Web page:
Your doing a good thing by not busting his balls about the shit he likes, but can you just relax and let him be a kid. Why the hell does he have to basically “come out” at the age of 4. Unless your grand-in-laws both have alzheimers they realize hes obviously a little effeminate. So you dont need to attach labels to your child when hes to young to understand or give a damn.

  • inoits2

    …groan. If you aren’t doing something wrong then you should tell them. Tell them now. You won’t because they would get a court order.

  • Adam

    I agree completely with the first four commenters. I love how positive the mother is towards her child, but it has gotten to be too much. The mother seems to have a victimization complex. Additionally, it seems like everyone else is fine with CJ, and the mother keeps turning everything in to DEFCON 1.

  • john

    guys I don’t think she’s talking about telling them he might be gay…I think she’s talking about telling them about the blog…

  • Tony

    Does anyone know if this woman is for real? Or is she (or he) just writing an entertaining blog as a creative writing project?

  • Kieran

    Why don’t you just let CJ be a kid and stop obsessing if he might be gay or not? There’ll be plenty of time to obsess over his sexual orientation or whether he’s transgendered when puberty arrives—–in another decade or so.

  • Adam

    @john: At any rate, I resent that she would conflate her not telling her in-laws about her blog with being in the closet, and to further talk about how it’s an issue when she tells people whether or not her brother is gay. She has a victimization complex.

  • xander

    She’s really creating lots of drama out of thin air : The grandparents still love C.J., even if he’s effeminate,
    and she’s got no obligation to tell them that she blogs—since after all, no real names are used. What’s the big angst for?

    No reason to bunch up the pants, Mother!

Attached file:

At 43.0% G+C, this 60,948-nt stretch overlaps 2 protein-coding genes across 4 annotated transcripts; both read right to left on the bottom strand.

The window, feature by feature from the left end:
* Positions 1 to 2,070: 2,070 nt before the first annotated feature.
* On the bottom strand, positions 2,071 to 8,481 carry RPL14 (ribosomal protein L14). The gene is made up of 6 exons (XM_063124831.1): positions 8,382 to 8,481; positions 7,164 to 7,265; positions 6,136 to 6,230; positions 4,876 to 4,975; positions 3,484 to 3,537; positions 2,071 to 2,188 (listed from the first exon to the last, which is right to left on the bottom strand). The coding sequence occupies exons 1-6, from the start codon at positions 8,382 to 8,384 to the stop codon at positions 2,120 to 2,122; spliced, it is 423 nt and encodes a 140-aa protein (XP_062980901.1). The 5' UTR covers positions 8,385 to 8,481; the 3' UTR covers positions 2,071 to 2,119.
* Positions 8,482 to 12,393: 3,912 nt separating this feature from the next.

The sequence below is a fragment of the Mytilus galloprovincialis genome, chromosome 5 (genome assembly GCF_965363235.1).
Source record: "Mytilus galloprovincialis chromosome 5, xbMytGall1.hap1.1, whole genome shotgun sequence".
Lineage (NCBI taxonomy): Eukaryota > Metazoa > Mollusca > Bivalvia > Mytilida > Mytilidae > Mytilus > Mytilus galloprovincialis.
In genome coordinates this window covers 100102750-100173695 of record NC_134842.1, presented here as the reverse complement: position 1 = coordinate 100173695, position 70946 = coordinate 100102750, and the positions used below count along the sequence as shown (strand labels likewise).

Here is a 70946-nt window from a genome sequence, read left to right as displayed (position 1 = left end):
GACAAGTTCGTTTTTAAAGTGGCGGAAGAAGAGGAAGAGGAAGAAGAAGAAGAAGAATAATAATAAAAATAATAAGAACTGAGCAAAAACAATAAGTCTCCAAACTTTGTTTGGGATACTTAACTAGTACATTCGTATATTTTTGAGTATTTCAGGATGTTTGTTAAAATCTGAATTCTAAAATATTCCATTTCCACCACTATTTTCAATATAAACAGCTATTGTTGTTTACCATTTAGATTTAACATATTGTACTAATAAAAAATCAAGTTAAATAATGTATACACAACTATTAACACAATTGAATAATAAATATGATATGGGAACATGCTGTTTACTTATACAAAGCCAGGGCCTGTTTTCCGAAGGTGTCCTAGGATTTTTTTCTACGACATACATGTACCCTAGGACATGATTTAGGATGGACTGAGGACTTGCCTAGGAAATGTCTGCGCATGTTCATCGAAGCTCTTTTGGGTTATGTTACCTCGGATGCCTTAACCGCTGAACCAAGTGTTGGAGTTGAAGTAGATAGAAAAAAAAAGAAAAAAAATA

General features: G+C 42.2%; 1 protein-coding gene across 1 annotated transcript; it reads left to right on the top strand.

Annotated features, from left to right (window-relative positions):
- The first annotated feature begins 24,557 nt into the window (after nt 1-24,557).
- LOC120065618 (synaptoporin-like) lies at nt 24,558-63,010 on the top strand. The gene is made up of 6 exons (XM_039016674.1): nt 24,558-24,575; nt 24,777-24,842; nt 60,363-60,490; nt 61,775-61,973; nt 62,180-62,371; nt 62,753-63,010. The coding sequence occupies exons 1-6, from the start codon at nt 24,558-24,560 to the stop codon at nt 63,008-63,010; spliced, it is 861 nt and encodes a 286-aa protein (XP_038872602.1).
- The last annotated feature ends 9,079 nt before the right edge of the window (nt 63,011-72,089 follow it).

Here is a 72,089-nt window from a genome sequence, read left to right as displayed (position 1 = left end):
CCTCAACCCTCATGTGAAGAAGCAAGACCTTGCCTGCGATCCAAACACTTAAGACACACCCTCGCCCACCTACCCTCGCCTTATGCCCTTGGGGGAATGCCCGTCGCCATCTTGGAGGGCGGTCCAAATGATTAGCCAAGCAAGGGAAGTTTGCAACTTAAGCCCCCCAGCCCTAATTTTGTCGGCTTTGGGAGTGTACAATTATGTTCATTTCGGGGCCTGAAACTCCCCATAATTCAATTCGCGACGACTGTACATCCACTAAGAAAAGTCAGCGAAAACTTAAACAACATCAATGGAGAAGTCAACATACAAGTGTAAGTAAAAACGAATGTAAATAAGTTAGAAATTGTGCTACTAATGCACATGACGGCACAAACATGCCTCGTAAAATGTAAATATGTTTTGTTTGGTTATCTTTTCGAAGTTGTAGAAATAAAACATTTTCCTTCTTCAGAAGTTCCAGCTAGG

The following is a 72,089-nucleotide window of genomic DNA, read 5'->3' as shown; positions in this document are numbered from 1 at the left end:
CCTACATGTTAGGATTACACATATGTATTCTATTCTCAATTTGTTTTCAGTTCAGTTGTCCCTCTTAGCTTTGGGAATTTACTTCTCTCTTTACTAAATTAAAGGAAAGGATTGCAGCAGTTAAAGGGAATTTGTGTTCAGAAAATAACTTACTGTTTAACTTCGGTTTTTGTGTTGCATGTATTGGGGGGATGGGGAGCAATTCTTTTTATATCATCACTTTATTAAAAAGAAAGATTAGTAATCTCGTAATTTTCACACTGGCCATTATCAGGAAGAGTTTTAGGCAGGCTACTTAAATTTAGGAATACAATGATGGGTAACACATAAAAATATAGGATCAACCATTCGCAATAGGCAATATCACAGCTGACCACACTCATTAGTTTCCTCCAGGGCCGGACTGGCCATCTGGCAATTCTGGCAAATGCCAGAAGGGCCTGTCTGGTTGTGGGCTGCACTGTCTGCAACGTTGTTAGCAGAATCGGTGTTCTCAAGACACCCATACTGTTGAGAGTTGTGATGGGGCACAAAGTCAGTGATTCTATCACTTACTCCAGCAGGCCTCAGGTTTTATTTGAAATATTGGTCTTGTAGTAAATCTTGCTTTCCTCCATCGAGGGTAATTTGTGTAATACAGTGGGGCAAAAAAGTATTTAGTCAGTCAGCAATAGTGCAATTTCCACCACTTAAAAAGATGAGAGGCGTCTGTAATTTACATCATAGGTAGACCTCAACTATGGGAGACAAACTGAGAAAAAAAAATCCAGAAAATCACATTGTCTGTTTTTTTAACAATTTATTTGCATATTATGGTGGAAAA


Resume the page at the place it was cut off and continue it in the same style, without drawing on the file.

The bizarro analysis of gender roles of MIL and FatherIn Law at the beginning makes me wonder why she is so very much obsessed with how ‘masculine’ or ‘feminine’ people appear to be??

  • dryad

    this lady sounds like she wants attention for nothing jsut making a big deal about how OMG I AM LOVING PERFECT MOM FUCK YOU WORLD before her damned kid has straight up told her hes gay, or trans, et fucking alia

  • Elloreigh

    “As far as we know, they’ve never had a homosexual in their bloodline. I can’t help but wonder if they blame me?”

    Lady, your son might not turn out to be gay. For that matter, he might even completely surprise you and outgrow his early love of girly things.

    Accept, but don’t push, and don’t assume. Puberty can be a big game changer.

  • artyparty

    You guys are kinda harsh and rude.
    She never once even said that her son is gay.
    she just documenting an experience that may be helpful to other parents dealing with the same issue.
    I’m an out gay elementary teacher and have had a parent come up to me to ask me about their child who may not be fitting into the role that is usually in line for ones gender.
    This article could possibly be helpful to those parents even if only to say your not alone.

  • Adman

    C.J, you’re being slowly introduced to the last lesson in non-hetero life. It’s the age you live in that makes it all totally premature you should be learning many lessons first before goint to grad school, but you’ll have to deal. One day you’ll learn, never defend the breeders. Never do it, because it’s a deal breaker with any amount of human potential you may have. You’ll never know it, and experience manifestation of yourself if you stick up for them, since the game their playing is conformity at the expense of a specter in their own minds.
    The specter is a ghost, the spirit of lost opportunity you represent in their true hearts, or an infinitely malleable concept of “difference” that lies at the base of everything they are. And it makes them tolerate breaking up families, robbing, killing, even their own family, flesh and blood to “deal with it”.
    It’s not evil per se, this protean ambivalence for non-heteros, it’s just the vessel that evil resides in when manifest, so you must never defend it. It’ll take patience, and you’ll question everything about yourself, but then you will anyway, because you’re better than the game they play, and they are simply impoverished at this fact about you themselves. But, don’t defend them. I know you love them, but just know that they’ll take it or maladapt, whatever, but it is not your fight. Here’s hoping you someday come to understand.